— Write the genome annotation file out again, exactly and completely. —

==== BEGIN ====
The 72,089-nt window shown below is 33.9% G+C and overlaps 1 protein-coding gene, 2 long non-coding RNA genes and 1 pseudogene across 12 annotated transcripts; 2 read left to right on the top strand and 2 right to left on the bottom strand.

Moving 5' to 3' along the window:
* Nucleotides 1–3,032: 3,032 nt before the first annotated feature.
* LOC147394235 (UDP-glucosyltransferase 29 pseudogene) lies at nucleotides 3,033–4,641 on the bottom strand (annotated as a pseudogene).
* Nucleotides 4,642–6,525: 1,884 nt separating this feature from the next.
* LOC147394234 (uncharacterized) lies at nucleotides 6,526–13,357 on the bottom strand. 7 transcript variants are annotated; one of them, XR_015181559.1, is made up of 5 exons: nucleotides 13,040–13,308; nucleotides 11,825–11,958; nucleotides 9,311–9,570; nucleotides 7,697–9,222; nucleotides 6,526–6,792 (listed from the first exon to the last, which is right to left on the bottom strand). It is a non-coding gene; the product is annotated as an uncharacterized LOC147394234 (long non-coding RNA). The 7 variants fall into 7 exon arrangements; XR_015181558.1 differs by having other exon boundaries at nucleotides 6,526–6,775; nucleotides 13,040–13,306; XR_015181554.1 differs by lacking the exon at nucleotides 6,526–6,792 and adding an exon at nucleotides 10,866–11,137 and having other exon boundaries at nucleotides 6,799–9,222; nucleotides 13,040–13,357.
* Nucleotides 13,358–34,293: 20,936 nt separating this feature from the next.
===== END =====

The 72,089-nt window shown below is 33.9% G+C and overlaps 1 protein-coding gene, 2 long non-coding RNA genes and 1 pseudogene across 12 annotated transcripts; 2 read left to right on the top strand and 2 right to left on the bottom strand.

Moving 5' to 3' along the window:
* Nucleotides 1–3,032: 3,032 nt before the first annotated feature.
* LOC147394235 (UDP-glucosyltransferase 29 pseudogene) lies at nucleotides 3,033–4,641 on the bottom strand (annotated as a pseudogene).
* Nucleotides 4,642–6,525: 1,884 nt separating this feature from the next.
* LOC147394234 (uncharacterized) lies at nucleotides 6,526–13,357 on the bottom strand. 7 transcript variants are annotated; one of them, XR_015181559.1, is made up of 5 exons: nucleotides 13,040–13,308; nucleotides 11,825–11,958; nucleotides 9,311–9,570; nucleotides 7,697–9,222; nucleotides 6,526–6,792 (listed from the first exon to the last, which is right to left on the bottom strand). It is a non-coding gene; the product is annotated as an uncharacterized LOC147394234 (long non-coding RNA). The 7 variants fall into 7 exon arrangements; XR_015181558.1 differs by having other exon boundaries at nucleotides 6,526–6,775; nucleotides 13,040–13,306; XR_015181554.1 differs by lacking the exon at nucleotides 6,526–6,792 and adding an exon at nucleotides 10,866–11,137 and having other exon boundaries at nucleotides 6,799–9,222; nucleotides 13,040–13,357.
* Nucleotides 13,358–34,293: 20,936 nt separating this feature from the next.